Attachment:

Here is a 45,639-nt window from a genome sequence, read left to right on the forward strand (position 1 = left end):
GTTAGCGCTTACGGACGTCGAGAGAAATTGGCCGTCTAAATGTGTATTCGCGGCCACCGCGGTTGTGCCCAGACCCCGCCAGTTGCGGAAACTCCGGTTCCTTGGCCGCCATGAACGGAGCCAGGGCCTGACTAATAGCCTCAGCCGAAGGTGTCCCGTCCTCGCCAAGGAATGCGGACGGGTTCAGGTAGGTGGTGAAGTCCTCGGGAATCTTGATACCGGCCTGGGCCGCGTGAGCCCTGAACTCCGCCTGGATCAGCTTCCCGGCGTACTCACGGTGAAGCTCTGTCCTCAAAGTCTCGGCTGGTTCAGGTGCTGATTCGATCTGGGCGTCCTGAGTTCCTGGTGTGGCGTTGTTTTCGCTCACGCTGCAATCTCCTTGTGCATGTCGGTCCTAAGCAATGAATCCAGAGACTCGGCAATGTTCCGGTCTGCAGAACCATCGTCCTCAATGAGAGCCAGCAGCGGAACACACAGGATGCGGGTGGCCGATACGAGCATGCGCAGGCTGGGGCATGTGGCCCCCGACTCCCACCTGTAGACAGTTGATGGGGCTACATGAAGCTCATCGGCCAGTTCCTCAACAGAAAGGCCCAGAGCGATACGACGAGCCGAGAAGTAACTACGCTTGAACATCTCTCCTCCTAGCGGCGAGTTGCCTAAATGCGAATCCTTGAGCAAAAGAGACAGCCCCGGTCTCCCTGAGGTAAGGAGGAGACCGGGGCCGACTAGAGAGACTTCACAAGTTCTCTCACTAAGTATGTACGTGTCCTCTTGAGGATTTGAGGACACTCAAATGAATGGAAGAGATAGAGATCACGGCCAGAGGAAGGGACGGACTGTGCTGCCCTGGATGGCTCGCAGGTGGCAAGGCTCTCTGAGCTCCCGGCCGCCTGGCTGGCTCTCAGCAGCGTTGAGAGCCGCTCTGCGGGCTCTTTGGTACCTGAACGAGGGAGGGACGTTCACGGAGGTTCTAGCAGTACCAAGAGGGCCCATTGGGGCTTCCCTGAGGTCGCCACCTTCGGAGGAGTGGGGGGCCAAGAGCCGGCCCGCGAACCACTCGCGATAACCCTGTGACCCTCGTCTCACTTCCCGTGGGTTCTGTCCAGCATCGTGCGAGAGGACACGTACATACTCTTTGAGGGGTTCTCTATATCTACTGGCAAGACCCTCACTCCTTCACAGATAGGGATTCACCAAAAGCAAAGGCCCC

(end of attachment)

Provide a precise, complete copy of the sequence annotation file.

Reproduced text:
Here is a 45,639-nt window from a genome sequence, read left to right on the forward strand (position 1 = left end):
GTTAGCGCTTACGGACGTCGAGAGAAATTGGCCGTCTAAATGTGTATTCGCGGCCACCGCGGTTGTGCCCAGACCCCGCCAGTTGCGGAAACTCCGGTTCCTTGGCCGCCATGAACGGAGCCAGGGCCTGACTAATAGCCTCAGCCGAAGGTGTCCCGTCCTCGCCAAGGAATGCGGACGGGTTCAGGTAGGTGGTGAAGTCCTCGGGAATCTTGATACCGGCCTGGGCCGCGTGAGCCCTGAACTCCGCCTGGATCAGCTTCCCGGCGTACTCACGGTGAAGCTCTGTCCTCAAAGTCTCGGCTGGTTCAGGTGCTGATTCGATCTGGGCGTCCTGAGTTCCTGGTGTGGCGTTGTTTTCGCTCACGCTGCAATCTCCTTGTGCATGTCGGTCCTAAGCAATGAATCCAGAGACTCGGCAATGTTCCGGTCTGCAGAACCATCGTCCTCAATGAGAGCCAGCAGCGGAACACACAGGATGCGGGTGGCCGATACGAGCATGCGCAGGCTGGGGCATGTGGCCCCCGACTCCCACCTGTAGACAGTTGATGGGGCTACATGAAGCTCATCGGCCAGTTCCTCAACAGAAAGGCCCAGAGCGATACGACGAGCCGAGAAGTAACTACGCTTGAACATCTCTCCTCCTAGCGGCGAGTTGCCTAAATGCGAATCCTTGAGCAAAAGAGACAGCCCCGGTCTCCCTGAGGTAAGGAGGAGACCGGGGCCGACTAGAGAGACTTCACAAGTTCTCTCACTAAGTATGTACGTGTCCTCTTGAGGATTTGAGGACACTCAAATGAATGGAAGAGATAGAGATCACGGCCAGAGGAAGGGACGGACTGTGCTGCCCTGGATGGCTCGCAGGTGGCAAGGCTCTCTGAGCTCCCGGCCGCCTGGCTGGCTCTCAGCAGCGTTGAGAGCCGCTCTGCGGGCTCTTTGGTACCTGAACGAGGGAGGGACGTTCACGGAGGTTCTAGCAGTACCAAGAGGGCCCATTGGGGCTTCCCTGAGGTCGCCACCTTCGGAGGAGTGGGGGGCCAAGAGCCGGCCCGCGAACCACTCGCGATAACCCTGTGACCCTCGTCTCACTTCCCGTGGGTTCTGTCCAGCATCGTGCGAGAGGACACGTACATACTCTTTGAGGGGTTCTCTATATCTACTGGCAAGACCCTCACTCCTTCACAGATAGGGATTCACCAAAAGCAAAGGCCCC